By Dr Kebba Bojang
The pigs that were brought to the ceremony were shackled using bamboo sticks and ropes. A long stick is laid in the underside of the pig from in-between the hind legs to the neck. Two other sticks, one between the hind limbs and the other between the forelimbs were put. These were kept in position using ropes. That way, the movement of the pigs is severely restricted. The pigs on the other hand, were killed by being ‘skinned alive’. Yes, you read that right; skinned alive. An incision was made in the inner part of the junction between one of the thighs and the abdomen while the pig was still alive. After this incision, the slaughterer forced his hand into its abdomen and ripped out or pulled out the innards of the pig, while still alive. Once the innards were pulled out, he used his hands to scoop the blood from the hollow abdomen of the pig and put it in a hollow bamboo stick.
This, we were told, was going to be used to prepare blood soup. Once again, as some of us were in shock as to what the heck we just witnessed, the man and his colleagues were reveling in his actions. Anyway, while we were reeling from shock, they moved to the next pig. I told one of my co-participants, if PETA (People for the Ethical Treatment of Animals) were to come here, I could see them suffering from several episodes of convulsion. As what they will see, will be too much for them to accept. Well, as shocking and as unacceptable as those acts may have looked to many of us, I believe most of us would do exactly the same thing if we believe those actions would be a way of expiating the sins of our loved ones who died so they can get to heaven.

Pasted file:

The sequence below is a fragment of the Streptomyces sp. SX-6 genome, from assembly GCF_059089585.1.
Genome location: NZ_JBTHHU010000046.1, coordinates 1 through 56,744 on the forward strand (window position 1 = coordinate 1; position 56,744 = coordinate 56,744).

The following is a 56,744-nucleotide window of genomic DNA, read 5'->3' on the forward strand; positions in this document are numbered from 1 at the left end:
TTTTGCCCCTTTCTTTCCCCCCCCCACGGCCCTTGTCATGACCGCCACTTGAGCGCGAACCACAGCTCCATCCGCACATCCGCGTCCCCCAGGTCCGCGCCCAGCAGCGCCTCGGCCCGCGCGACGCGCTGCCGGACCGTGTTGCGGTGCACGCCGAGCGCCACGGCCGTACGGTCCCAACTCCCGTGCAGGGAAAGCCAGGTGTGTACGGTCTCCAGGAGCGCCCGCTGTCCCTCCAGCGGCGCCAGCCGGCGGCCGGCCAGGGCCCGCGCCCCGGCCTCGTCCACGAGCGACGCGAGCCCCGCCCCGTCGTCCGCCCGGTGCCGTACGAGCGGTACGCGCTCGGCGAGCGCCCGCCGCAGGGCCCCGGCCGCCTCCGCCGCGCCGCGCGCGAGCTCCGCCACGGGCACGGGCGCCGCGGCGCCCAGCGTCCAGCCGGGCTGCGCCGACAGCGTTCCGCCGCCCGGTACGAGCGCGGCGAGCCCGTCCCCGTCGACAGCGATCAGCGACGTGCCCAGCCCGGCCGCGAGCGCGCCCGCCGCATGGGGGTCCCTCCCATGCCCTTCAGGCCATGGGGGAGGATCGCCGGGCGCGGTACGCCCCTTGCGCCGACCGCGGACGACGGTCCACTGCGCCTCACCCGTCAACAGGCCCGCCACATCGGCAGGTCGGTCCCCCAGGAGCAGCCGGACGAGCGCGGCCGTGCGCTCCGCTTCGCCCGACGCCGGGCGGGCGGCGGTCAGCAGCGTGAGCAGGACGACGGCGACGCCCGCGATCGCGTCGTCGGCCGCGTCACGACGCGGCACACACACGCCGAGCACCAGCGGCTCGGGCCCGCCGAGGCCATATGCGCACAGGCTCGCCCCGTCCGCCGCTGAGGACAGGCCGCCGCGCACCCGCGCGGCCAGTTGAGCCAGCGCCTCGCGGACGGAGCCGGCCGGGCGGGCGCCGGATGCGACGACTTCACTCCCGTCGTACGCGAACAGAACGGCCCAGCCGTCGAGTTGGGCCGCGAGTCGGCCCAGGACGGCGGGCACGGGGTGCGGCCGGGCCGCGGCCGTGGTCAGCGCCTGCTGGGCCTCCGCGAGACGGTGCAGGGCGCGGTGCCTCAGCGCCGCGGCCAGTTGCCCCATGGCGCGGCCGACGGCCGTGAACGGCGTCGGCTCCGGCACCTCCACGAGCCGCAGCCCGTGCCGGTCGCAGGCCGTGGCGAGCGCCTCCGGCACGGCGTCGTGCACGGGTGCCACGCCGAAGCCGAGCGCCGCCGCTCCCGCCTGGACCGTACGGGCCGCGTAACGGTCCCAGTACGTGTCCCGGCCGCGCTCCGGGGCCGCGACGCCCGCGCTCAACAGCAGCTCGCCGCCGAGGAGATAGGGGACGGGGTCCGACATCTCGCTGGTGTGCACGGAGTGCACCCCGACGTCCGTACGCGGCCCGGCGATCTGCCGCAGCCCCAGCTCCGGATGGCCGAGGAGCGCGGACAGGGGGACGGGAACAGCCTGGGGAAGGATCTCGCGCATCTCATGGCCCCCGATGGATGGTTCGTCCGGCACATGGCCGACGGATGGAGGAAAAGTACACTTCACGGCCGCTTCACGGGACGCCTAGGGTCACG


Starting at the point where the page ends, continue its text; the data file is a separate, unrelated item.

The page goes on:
So, once all the rituals for the ceremony are performed, the body of the deceased will be set for burial.
Burial in Tana Toraja is mostly done in what is commonly called the stone grave; which is one of its major tourist attractions, and for neonates or ‘pure babies’ in the trunk of special types of trees. These graves are indeed special and one of a kind. Basically, the graves are carved out of the very hard and strong rocks that made up the mountains. One grave may take up to seven months to make and so it is expensive. In Tana Toraja however, one body per grave does not necessarily apply. Once a grave is carved out, it can serve several generations of one family. One grave can be used for the burial of grandparents down to their grandchildren. Once a member of family dies, the body is placed in the grave which is like a room.
Some graves, we were made to understand, have several rooms. Once the body is placed in the grave, the door to the grave will be shut probably till the next burial. Sometimes, effigies of those buried in one grave are put at the entrance or the door of the grave so people can know how those buried in that grave looked like when they were alive. This was mostly the practice when photographs were not common. Nowadays, the pictures of the deceased are put at the entrance or the door of the graves instead. However, some do still put effigies to serve other purposes. During burial, the belongings of the deceased are put with them into the grave. The Torajans believe that if they fail to do that, the deceased will appear in their sleep inquiring why their belongings were not put with them in the grave. Things the deceased are expected to need in the journey to ‘heaven’ are also buried with them.
A less common form of burial is the coffin being hung from ropes on a cliff. This hanging grave usually lasts for years, until the ropes rot and the coffin falls to the ground. At such sites, one could find a lot of skeletal remains of the deceased gathered and left in the open at such burial sites.